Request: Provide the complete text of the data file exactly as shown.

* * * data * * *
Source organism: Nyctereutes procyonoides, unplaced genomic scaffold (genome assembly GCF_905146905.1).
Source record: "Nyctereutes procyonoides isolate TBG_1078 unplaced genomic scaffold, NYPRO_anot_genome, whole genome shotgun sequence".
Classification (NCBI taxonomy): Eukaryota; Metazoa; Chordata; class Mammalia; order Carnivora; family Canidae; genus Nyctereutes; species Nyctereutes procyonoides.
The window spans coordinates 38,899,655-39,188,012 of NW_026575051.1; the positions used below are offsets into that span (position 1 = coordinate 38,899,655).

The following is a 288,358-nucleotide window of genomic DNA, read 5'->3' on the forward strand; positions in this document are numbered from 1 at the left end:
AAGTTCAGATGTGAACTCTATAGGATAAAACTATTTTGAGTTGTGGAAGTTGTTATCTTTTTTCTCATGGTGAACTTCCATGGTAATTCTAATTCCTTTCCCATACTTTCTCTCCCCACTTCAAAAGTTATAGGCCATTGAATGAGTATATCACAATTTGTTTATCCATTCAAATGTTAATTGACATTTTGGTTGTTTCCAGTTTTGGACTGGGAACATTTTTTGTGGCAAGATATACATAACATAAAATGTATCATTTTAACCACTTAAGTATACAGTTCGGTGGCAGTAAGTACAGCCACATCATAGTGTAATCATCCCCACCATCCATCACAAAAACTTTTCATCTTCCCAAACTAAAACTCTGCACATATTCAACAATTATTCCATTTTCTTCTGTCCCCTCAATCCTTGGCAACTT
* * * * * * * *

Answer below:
Source organism: Nyctereutes procyonoides, unplaced genomic scaffold (genome assembly GCF_905146905.1).
Source record: "Nyctereutes procyonoides isolate TBG_1078 unplaced genomic scaffold, NYPRO_anot_genome, whole genome shotgun sequence".
Classification (NCBI taxonomy): Eukaryota; Metazoa; Chordata; class Mammalia; order Carnivora; family Canidae; genus Nyctereutes; species Nyctereutes procyonoides.
The window spans coordinates 38,899,655-39,188,012 of NW_026575051.1; the positions used below are offsets into that span (position 1 = coordinate 38,899,655).

The following is a 288,358-nucleotide window of genomic DNA, read 5'->3' on the forward strand; positions in this document are numbered from 1 at the left end:
AAGTTCAGATGTGAACTCTATAGGATAAAACTATTTTGAGTTGTGGAAGTTGTTATCTTTTTTCTCATGGTGAACTTCCATGGTAATTCTAATTCCTTTCCCATACTTTCTCTCCCCACTTCAAAAGTTATAGGCCATTGAATGAGTATATCACAATTTGTTTATCCATTCAAATGTTAATTGACATTTTGGTTGTTTCCAGTTTTGGACTGGGAACATTTTTTGTGGCAAGATATACATAACATAAAATGTATCATTTTAACCACTTAAGTATACAGTTCGGTGGCAGTAAGTACAGCCACATCATAGTGTAATCATCCCCACCATCCATCACAAAAACTTTTCATCTTCCCAAACTAAAACTCTGCACATATTCAACAATTATTCCATTTTCTTCTGTCCCCTCAATCCTTGGCAACTT